Open peer review: a note from a physicist

I’d like to take note of this post by Sabine Hossenfelder, “Open peer review and its discontents”. She reflects on a growing cultural divide in science between those who see science as an open conversation and those who see it as a curated hierarchy.

[Science journalist Philipp] Hummel wrote by email he found my blogpost very useful and that he had also contacted the author asking for a comment on my criticism. The author’s reply can be found in Hummel’s article. It says that he hadn’t read my blogpost, wouldn’t read it, and wouldn’t comment on it either because he doesn’t consider this proper ‘scientific means’ to argue with colleagues. The proper way for me to talk to him, he let the journalist know, is to either contact him or publish a reply on the arxiv. Hummel then asked me what I think about this.
To begin with I find this depressing. Here’s a young researcher who explicitly refuses to address criticism on his work, and moreover thinks this is proper scientific behavior. I could understand that he doesn’t want to talk to me, evil aggressive blogger that I am, but that he refuses to explain his research to a third party isn’t only bad science communication, it’s actively damaging the image of science.

I get concerned when I hear of early career scientists behaving this way. Obviously I’m not a physicist but the same dynamic can occur in biological anthropology. Some scientists are markedly open and see the public discussion of their ideas as helpful, others react defensively.

I can handle senior scientists having this reaction. I have heard from a number of them that open discussion of their research, sharing of data and public engagement is “not the proper way to conduct science”. That’s OK, these old fogies will be gone before too long. What worries me is that they may be replaced by like-minded mid-career people who have long been waiting for “their turn” to reap the benefits of status.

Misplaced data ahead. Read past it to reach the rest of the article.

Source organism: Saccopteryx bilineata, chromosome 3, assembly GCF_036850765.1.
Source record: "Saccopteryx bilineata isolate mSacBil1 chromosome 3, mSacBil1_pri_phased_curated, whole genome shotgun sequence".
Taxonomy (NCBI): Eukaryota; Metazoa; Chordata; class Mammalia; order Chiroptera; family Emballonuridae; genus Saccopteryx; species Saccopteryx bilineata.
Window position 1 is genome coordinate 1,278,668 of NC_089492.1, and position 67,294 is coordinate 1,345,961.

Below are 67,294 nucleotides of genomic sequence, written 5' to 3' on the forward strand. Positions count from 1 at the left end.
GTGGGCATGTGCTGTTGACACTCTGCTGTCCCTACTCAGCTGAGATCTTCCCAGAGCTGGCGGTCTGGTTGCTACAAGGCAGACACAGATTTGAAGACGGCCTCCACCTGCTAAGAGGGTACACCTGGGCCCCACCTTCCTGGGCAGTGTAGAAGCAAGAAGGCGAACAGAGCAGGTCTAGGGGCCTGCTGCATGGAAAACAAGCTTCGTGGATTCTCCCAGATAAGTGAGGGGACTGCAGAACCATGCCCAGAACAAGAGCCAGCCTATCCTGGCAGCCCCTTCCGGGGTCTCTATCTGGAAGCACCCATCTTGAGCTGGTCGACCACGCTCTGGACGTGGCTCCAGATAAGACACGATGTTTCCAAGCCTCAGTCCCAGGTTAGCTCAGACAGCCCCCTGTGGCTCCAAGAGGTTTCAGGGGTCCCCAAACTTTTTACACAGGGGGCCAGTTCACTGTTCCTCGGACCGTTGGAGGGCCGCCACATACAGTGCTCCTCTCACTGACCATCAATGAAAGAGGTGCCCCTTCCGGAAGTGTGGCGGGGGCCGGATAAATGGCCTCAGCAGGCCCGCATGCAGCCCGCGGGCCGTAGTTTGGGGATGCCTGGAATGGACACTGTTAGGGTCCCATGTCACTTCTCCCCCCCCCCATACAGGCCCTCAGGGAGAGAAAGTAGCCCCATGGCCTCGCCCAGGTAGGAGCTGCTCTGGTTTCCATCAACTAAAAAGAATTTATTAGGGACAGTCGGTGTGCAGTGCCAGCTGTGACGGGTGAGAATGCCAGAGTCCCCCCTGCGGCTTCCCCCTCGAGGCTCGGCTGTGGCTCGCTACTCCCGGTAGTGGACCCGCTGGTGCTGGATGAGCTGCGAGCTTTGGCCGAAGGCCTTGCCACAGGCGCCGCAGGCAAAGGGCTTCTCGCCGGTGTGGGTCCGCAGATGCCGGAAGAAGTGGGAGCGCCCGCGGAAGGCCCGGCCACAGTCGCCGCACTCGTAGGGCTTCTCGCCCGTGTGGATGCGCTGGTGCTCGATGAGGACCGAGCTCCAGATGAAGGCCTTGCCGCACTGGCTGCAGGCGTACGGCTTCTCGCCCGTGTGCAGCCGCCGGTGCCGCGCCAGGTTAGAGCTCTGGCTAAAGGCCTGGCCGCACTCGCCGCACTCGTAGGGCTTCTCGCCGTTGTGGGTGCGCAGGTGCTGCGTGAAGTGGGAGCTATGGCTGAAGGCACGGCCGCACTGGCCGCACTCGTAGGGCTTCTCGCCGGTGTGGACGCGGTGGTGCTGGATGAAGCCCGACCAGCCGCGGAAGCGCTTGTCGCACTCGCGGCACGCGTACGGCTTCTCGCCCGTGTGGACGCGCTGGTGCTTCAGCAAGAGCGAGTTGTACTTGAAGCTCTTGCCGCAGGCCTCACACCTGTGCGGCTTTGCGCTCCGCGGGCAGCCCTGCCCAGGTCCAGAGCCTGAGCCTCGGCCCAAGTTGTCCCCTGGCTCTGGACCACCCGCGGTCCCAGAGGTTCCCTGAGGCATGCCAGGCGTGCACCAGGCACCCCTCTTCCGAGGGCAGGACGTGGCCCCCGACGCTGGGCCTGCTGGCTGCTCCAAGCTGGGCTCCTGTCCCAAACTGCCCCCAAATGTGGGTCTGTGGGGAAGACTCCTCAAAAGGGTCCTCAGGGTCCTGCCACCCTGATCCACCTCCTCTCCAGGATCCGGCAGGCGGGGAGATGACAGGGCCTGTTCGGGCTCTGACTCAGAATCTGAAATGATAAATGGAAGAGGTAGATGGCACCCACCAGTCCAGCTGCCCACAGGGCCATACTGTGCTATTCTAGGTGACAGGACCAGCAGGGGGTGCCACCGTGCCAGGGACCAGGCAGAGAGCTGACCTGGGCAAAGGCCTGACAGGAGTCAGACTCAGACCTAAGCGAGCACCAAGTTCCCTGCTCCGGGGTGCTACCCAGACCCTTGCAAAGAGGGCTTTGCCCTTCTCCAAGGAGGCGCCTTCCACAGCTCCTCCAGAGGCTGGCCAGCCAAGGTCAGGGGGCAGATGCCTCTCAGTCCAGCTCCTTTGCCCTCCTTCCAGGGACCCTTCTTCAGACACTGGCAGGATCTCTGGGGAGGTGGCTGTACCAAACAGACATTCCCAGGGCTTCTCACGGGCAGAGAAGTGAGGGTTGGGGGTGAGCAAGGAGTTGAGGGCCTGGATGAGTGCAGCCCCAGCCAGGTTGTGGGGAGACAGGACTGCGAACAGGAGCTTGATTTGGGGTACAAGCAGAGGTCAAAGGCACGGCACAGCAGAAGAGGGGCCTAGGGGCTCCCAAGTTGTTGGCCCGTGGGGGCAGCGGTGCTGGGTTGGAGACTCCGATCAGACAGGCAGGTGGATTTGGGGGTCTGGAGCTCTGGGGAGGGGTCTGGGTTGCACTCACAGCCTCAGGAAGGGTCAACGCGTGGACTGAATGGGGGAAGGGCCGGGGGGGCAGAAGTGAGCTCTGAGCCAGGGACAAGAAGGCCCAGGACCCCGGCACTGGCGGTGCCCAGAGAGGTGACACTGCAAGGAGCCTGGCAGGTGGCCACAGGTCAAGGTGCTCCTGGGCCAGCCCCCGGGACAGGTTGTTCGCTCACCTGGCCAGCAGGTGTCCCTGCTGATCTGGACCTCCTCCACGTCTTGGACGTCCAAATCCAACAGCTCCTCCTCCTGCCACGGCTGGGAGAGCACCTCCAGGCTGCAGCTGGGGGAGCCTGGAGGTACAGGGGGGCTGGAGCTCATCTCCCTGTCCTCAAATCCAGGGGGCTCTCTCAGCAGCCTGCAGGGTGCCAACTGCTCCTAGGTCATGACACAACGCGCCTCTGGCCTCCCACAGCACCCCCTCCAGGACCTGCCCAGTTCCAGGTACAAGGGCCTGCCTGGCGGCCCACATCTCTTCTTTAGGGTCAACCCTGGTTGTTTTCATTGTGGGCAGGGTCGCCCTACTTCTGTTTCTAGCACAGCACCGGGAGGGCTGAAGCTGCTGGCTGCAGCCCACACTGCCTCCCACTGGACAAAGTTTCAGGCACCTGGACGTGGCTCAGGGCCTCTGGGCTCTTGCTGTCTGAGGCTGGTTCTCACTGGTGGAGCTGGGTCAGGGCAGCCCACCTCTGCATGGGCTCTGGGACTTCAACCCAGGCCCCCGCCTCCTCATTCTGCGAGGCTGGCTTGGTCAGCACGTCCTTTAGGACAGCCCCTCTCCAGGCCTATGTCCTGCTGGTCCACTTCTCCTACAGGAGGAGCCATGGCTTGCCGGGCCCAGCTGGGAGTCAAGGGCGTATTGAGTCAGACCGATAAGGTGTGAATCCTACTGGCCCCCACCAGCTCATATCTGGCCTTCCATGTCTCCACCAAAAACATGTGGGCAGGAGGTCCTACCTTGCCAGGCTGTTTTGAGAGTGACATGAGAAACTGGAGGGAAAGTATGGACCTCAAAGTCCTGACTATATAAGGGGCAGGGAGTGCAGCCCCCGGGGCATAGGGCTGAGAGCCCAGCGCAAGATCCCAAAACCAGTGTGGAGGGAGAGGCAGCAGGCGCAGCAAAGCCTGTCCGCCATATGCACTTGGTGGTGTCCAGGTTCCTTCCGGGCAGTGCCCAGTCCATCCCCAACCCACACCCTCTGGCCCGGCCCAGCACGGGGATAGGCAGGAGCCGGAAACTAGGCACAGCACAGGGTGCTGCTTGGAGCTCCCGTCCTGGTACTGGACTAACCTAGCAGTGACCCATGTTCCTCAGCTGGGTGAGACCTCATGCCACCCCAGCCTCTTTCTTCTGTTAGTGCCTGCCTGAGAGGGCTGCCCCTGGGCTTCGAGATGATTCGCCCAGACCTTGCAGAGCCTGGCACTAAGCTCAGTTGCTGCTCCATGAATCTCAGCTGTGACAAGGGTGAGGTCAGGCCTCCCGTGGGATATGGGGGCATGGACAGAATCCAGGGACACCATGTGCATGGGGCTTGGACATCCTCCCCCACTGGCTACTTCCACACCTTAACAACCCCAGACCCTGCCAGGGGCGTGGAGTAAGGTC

I’m not talking about revealing ideas before they are fully developed. Every scientific idea undergoes a birth process. The birth canal, to strain an analogy, is tortuous and the idea must deform and shift as it passes through. The idea shouldn’t be reviewed until a researcher reaches a stage where review will be productive and helpful. So much research today is developed by teams of researchers, and engineering a collaborative paper requires trust between people who may not have worked together before. This trust can only build in a confidential environment where frank discussion of ideas is possible.

Many scientists now publish pre-prints at the time they are ready to receive such commentary. Others submit papers for confidential pre-publication review and discuss them only after they are published. But in either case, once a scientist is ready to present ideas, he would be a fool not to listen to critique and commentary in every form available.

Returning to Hossenfelder’s post, the issue of open review has two sides. A researcher should be willing to hear commentary on her work, adjusting it where appropriate. But outside experts should be equally willing to offer frank commentary. As it stands, few ideas are subject to robust review:

[M]ost of my colleagues in theoretical physics entirely ignore papers that they think are wrong. They are convinced that in the end only truth will prevail and thus practice live-and-let-live. I used to do this too. But look at the evidence: it doesn’t work. The arxiv now is full with paid research so thin a sneeze could wipe it out. We seem to have forgotten that criticism is an integral part of science, it is essential for progress, and for cohesion. Physics leaves me wanting more every year. It is over-specialized into incredibly narrow niches, getting worse by the day.

We get more of what we reward, and less of what we punish. As science stands today, there is no reward for good review of work, either pre-publication or post-publication. The scientists who carry out review for journals, on blogs, preprint servers, or elsewhere, are performing a charitable service. It is foolish to expect more and better review, whether open or not. So authors should be eager to take what they can get.